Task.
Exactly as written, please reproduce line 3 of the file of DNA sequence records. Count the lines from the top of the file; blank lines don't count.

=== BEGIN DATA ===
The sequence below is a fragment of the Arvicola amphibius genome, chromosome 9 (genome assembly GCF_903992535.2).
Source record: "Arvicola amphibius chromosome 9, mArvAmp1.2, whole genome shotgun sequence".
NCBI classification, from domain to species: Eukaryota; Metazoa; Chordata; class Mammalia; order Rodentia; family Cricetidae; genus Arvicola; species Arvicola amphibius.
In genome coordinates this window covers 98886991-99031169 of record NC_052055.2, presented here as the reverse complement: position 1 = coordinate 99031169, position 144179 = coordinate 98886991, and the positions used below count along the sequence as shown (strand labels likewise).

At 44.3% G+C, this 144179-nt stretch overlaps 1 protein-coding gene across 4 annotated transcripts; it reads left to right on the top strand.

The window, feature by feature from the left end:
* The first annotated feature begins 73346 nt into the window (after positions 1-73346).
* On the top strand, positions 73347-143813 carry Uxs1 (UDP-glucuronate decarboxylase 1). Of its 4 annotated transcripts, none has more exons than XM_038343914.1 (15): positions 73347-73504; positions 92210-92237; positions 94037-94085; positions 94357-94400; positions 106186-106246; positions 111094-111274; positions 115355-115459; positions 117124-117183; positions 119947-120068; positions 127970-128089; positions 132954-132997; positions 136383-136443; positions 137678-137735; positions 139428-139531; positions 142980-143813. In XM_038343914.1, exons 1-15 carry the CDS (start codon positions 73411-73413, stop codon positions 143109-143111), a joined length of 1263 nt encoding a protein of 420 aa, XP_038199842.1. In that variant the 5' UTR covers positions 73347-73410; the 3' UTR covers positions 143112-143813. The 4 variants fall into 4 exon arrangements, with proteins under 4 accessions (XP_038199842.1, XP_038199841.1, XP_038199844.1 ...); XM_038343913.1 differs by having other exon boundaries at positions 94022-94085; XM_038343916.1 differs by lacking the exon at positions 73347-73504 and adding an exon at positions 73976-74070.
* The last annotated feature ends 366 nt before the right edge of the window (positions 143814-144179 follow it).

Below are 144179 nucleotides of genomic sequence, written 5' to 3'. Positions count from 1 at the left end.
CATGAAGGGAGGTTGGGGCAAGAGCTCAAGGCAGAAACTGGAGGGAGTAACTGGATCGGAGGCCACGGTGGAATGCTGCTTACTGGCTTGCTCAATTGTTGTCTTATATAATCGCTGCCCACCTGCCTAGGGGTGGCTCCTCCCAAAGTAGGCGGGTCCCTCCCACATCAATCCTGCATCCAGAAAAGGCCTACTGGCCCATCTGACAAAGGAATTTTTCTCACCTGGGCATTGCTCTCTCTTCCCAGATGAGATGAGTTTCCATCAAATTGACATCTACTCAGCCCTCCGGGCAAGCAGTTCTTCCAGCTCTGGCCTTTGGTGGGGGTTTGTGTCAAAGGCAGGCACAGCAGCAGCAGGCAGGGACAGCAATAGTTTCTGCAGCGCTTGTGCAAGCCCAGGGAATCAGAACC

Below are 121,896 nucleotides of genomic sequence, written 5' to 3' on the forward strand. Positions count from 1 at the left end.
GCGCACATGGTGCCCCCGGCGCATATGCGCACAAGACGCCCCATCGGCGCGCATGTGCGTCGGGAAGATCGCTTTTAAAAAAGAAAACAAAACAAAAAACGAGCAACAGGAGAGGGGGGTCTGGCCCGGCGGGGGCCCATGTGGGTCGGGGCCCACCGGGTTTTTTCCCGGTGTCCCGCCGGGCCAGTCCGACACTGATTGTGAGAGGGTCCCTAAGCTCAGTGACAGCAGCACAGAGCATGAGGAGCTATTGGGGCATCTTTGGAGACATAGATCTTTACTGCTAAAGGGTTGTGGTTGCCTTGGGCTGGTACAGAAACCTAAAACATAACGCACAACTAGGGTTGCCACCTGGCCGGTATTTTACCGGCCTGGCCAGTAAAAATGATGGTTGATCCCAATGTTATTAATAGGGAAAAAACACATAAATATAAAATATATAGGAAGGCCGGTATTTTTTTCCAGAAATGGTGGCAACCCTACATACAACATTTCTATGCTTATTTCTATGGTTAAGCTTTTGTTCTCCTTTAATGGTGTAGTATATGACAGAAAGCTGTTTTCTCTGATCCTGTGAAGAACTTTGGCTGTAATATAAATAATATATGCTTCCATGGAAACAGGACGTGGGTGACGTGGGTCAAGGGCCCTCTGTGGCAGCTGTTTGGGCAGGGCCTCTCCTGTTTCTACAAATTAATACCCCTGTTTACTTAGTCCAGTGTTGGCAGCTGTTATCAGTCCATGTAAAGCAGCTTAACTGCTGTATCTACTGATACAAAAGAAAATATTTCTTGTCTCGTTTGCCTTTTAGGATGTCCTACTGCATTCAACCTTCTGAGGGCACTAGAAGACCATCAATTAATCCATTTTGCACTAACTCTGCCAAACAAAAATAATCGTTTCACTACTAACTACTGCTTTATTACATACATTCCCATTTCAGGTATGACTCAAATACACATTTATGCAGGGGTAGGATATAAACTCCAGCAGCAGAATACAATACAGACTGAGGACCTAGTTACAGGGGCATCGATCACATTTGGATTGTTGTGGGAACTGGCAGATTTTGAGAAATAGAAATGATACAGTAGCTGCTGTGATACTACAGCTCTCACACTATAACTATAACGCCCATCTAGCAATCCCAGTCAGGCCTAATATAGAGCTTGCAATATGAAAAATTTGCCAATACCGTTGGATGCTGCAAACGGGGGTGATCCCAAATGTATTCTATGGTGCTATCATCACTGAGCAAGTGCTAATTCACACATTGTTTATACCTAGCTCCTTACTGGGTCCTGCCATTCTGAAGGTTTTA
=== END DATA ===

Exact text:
NCBI classification, from domain to species: Eukaryota; Metazoa; Chordata; class Mammalia; order Rodentia; family Cricetidae; genus Arvicola; species Arvicola amphibius.